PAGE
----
Guantanamo Bay Poses Political Problem

June 27, 2006 — -- The Supreme Court may rule today whether Guantanamo Bay war crimes tribunals are legitimate as the Bush administration grapples with the international and political dilemma the prison poses.

In the case of Hamdan vs. Rumsfeld, Salim Ahmed Hamdan's attorney argues that war crimes tribunals do little to protect the rights of his client. Hamdan, a Guantanamo Bay detainee, is charged with conspiracy to commit terror acts against the United States.

War crimes tribunals are just one of the problems the prison poses. Many critics balk at the interrogation techniques used there.

A new ABC News poll finds that more than 70 percent of Americans oppose imprisoning suspects there indefinitely without charges. Many of the Guantanamo prisoners are suspected terrorists who have not been formally charged with crimes.

Critics say the conditions at the Guantanamo detention center are notoriously harsh. Detainees get one hour of exercise in their 10-by-18-foot pens. Guards check cells every three minutes, partly to prevent suicides. A Muslim call to prayer sounds over the camp five times a day.

Many critics say that interrogations hedge on torture. Inside one interrogation room, officials provide a recliner for detainees to sit in, although some remain shackled to the floor during sessions.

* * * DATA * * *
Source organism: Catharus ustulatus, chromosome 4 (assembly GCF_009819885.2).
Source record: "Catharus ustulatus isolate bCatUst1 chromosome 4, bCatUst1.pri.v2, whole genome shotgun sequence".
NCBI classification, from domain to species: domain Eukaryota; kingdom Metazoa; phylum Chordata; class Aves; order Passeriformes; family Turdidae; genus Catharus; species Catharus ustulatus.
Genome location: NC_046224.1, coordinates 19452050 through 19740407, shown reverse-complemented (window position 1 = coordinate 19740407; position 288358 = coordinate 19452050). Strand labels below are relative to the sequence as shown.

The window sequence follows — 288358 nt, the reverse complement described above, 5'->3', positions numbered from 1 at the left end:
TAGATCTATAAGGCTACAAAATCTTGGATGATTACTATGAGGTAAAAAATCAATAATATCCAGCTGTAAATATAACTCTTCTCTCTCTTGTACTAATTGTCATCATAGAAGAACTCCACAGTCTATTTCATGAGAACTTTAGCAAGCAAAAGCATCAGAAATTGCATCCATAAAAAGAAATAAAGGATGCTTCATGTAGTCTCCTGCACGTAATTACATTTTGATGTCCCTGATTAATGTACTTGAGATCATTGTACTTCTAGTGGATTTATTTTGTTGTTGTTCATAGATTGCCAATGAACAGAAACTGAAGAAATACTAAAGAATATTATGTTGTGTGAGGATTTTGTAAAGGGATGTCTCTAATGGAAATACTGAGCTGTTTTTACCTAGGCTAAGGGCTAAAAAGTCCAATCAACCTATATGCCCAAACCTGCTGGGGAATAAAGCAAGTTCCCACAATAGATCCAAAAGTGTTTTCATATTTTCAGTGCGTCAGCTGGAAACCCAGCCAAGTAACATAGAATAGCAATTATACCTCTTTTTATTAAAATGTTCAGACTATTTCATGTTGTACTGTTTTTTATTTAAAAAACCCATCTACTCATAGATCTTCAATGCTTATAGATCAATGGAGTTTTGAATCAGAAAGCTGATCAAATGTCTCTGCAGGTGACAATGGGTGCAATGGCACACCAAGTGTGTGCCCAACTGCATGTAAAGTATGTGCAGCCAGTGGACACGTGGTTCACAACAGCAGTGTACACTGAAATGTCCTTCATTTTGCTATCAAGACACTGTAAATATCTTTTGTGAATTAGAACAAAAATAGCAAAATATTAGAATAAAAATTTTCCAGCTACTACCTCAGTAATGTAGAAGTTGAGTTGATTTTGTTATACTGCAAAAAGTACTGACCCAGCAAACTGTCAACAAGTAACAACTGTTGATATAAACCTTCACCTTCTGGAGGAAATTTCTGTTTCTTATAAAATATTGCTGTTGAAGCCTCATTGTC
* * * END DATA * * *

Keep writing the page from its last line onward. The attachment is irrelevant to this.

International Outcry

The prison has prompted outcry around the world.

The United Nations, France, England, and many other nations have called for the United States to shut the prison down. Many countries have demanded the return of their nationals.

Despite the international controversy about the prison, Paul Rester, the chief of interrogations at Guantanamo Bay, said he was proud of his work there.

"I think what people forget is when these individuals were brought here, there were four smoking holes in the ground," Rester said, referring to the Sept. 11, 2001, attacks. "For myself, torture is a deliberate and sadistic infliction of mental and physical pain on another human being."

Rester insists that although interrogation techniques can be tough, they have never crossed the line to torture.

"None of it reached or exceeded what my moral view of torture is," he said. "Was it comfortable? No. Was it subjectively distasteful? Probably."

"Nightline" co-anchor Terry Moran contributed to this report.